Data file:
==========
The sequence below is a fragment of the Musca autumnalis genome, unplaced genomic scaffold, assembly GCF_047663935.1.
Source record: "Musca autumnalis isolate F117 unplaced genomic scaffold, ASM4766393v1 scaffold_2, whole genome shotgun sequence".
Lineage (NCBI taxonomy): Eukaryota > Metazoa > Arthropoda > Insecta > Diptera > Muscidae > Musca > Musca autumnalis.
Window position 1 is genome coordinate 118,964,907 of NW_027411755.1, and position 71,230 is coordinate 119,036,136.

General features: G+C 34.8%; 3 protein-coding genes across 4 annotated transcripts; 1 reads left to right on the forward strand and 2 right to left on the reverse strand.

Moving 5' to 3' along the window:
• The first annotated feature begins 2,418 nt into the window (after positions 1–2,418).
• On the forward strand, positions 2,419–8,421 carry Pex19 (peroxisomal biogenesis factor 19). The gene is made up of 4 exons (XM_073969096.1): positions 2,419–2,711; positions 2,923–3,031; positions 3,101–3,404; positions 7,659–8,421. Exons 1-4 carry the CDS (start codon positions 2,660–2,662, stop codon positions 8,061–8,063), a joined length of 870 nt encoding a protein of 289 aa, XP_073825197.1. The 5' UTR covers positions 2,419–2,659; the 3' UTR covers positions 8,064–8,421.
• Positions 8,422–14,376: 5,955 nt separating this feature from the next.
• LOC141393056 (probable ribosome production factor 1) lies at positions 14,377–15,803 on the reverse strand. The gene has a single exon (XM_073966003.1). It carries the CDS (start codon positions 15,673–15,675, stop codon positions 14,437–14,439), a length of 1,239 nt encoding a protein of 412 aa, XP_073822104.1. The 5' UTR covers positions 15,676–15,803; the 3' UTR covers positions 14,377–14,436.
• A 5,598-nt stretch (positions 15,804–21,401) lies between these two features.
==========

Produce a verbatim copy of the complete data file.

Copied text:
The sequence below is a fragment of the Musca autumnalis genome, unplaced genomic scaffold, assembly GCF_047663935.1.
Source record: "Musca autumnalis isolate F117 unplaced genomic scaffold, ASM4766393v1 scaffold_2, whole genome shotgun sequence".
Lineage (NCBI taxonomy): Eukaryota > Metazoa > Arthropoda > Insecta > Diptera > Muscidae > Musca > Musca autumnalis.
Window position 1 is genome coordinate 118,964,907 of NW_027411755.1, and position 71,230 is coordinate 119,036,136.

General features: G+C 34.8%; 3 protein-coding genes across 4 annotated transcripts; 1 reads left to right on the forward strand and 2 right to left on the reverse strand.

Moving 5' to 3' along the window:
• The first annotated feature begins 2,418 nt into the window (after positions 1–2,418).
• On the forward strand, positions 2,419–8,421 carry Pex19 (peroxisomal biogenesis factor 19). The gene is made up of 4 exons (XM_073969096.1): positions 2,419–2,711; positions 2,923–3,031; positions 3,101–3,404; positions 7,659–8,421. Exons 1-4 carry the CDS (start codon positions 2,660–2,662, stop codon positions 8,061–8,063), a joined length of 870 nt encoding a protein of 289 aa, XP_073825197.1. The 5' UTR covers positions 2,419–2,659; the 3' UTR covers positions 8,064–8,421.
• Positions 8,422–14,376: 5,955 nt separating this feature from the next.
• LOC141393056 (probable ribosome production factor 1) lies at positions 14,377–15,803 on the reverse strand. The gene has a single exon (XM_073966003.1). It carries the CDS (start codon positions 15,673–15,675, stop codon positions 14,437–14,439), a length of 1,239 nt encoding a protein of 412 aa, XP_073822104.1. The 5' UTR covers positions 15,676–15,803; the 3' UTR covers positions 14,377–14,436.
• A 5,598-nt stretch (positions 15,804–21,401) lies between these two features.